Stormies Rock - Yeah Baby!
- 25 Oct 06, 11:36 AM
If you want to know what is the most mind blowing little angel that dances across the open ocean is - it's the diminutive giga bird, the Storm Petrel. These belong to the seabird group Procellarformes, who are the tube noses (nostrils on their beak). The storm petrel is the smallest seabird in the world and the wandering albatross (in this group) is the largest flying seabird in the world. The Storm Petrels are rocking science and they are showing some grit living with climate change and oceanic warming.
We're interviewing Rob Thomas of Cardiff University about his work with Storm Petrels. His groups work seems to show that these amazing little seabirds can make decisions about their immediate future based on food availability.
In a past blog I have written rather depressingly about a future with 50% less biodiversity. It was those creatures and plants, I said, that were large and existed in small populations (small populations and large size go together in ecology) that were very vulnerbale to extinction thanks to mankinds activities. Those living things that are very small, breed rapidly and exist in vast populations seem to be showing signs of selecting individuals who can survive in our changing climate. Mosquito's, fruit flies come to mind. The quote from a US scientist was "..the things we like wont make it" - Ploar bears, oak trees.
Storm Petrels are tiny seabirds - they can sit on your hand. Yet they behave like big creatures. They are big creatures. They are long lived (I think upward of 30 years), pair for life (a few break the rule), rear only one baby a year and both share in all parental duties (incubation, feeding the chick). There are a few species globally, but Rob Thomas is working on the Storm Petrel (the Common)that lives around Britain and he studies them on their pelagic migration.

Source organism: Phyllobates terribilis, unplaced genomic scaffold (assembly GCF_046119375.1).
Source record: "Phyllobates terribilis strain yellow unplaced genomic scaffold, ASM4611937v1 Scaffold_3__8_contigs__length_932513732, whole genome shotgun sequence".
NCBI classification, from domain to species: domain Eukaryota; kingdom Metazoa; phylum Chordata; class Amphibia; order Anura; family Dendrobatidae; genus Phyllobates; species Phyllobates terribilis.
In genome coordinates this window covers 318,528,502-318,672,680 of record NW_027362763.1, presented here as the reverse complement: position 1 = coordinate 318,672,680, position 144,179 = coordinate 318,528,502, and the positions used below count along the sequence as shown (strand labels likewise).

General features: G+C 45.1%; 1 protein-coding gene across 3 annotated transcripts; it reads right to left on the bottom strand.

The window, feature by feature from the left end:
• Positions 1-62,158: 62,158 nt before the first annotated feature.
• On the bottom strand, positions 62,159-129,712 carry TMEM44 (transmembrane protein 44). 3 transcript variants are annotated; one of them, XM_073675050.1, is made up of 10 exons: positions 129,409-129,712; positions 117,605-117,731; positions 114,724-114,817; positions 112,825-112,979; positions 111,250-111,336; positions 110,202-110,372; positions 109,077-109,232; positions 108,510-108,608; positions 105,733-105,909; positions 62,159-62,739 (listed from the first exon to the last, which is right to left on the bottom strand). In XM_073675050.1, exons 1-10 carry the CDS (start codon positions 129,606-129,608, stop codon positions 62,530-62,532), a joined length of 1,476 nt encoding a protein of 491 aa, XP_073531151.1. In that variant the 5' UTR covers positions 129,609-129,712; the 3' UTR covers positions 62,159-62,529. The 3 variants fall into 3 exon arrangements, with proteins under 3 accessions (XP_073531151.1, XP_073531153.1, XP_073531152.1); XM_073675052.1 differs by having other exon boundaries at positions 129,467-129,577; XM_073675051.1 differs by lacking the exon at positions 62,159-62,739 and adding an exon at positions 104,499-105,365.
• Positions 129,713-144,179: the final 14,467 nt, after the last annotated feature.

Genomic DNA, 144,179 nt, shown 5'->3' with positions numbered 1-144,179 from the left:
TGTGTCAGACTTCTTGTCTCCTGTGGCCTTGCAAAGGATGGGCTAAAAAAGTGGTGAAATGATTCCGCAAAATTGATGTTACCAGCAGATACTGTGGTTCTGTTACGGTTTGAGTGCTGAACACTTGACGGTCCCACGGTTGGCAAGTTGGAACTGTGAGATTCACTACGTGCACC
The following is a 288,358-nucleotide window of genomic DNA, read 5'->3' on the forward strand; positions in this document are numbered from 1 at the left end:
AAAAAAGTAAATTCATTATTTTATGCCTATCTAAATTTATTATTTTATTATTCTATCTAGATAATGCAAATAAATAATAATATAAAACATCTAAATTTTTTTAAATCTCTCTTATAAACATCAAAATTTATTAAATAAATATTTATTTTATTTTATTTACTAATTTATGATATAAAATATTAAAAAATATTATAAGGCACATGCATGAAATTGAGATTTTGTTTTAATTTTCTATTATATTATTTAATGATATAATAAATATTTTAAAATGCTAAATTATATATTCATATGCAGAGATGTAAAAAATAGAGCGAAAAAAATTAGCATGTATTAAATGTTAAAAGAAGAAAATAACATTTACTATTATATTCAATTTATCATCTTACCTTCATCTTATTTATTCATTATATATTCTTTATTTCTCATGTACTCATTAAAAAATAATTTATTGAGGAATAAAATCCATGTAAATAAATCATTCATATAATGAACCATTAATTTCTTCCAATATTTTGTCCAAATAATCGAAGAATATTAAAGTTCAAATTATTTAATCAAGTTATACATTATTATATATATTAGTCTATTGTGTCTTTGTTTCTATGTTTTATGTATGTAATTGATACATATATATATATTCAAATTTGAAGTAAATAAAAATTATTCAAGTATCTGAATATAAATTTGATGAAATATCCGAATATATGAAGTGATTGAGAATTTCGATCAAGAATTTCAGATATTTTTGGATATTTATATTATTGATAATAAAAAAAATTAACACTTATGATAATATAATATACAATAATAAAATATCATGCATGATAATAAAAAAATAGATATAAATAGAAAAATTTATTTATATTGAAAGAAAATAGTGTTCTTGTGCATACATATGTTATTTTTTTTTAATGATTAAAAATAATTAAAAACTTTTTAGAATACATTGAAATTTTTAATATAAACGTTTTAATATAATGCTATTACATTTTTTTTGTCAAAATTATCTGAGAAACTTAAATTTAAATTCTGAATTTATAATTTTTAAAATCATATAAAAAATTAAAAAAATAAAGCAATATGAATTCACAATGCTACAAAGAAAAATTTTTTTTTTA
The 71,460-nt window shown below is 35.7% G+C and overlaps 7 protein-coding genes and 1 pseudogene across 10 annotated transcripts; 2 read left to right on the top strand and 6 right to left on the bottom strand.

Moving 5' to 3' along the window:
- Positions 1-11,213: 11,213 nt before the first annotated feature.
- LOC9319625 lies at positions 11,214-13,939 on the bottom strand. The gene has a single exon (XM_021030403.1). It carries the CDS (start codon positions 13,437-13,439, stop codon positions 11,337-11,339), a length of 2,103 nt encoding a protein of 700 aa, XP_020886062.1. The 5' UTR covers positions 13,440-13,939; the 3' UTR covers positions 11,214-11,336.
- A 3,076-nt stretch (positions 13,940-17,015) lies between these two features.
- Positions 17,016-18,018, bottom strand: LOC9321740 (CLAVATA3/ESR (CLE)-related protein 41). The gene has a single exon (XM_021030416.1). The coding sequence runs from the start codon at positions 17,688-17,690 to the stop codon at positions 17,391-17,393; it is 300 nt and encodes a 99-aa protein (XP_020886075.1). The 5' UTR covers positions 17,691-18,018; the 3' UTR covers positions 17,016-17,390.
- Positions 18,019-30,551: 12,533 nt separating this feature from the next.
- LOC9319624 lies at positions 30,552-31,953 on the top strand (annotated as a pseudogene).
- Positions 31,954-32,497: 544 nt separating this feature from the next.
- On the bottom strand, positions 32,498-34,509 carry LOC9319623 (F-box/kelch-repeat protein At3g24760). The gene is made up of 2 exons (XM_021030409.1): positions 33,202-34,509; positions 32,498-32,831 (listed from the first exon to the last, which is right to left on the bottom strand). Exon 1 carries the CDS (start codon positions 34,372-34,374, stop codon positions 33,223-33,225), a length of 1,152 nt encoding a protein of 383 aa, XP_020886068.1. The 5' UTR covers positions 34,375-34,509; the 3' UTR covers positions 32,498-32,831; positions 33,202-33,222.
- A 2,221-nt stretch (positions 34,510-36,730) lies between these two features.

Their work is showing that climate change is effecting the way they feed. When they arrive off Portugal - an important pre-breeding fuelling zone - if their preferred food (marine plankton) is in short supply they actually stay there longer and get even fatter than if the food was abundant. Rob tells us they are planning ahead - if you like getting the message that food might be tough that year so don't press on to the breeding grounds until you're super fat.
This is important because these seabirds have evolved in a changing and turbulent environment. The sea has always been a changing place and the Petrels life history (long life, monogamy, parental sharing, small number of chicks) is all part of riding out the storm and living long enough to enjoy a better year.
Can the Storm Petrels - a creature we love - cope with climate change. Are they pre-adapted enough to have enough plasticity in their behaviour to live with the changes we are imposing on the sea.
Perhaps yes to climate change but no to over exploitation of marine resources. But experts in both fields believe the pace of change is the killer.
Have a look at the Earthwatch Storm Petrel Blog.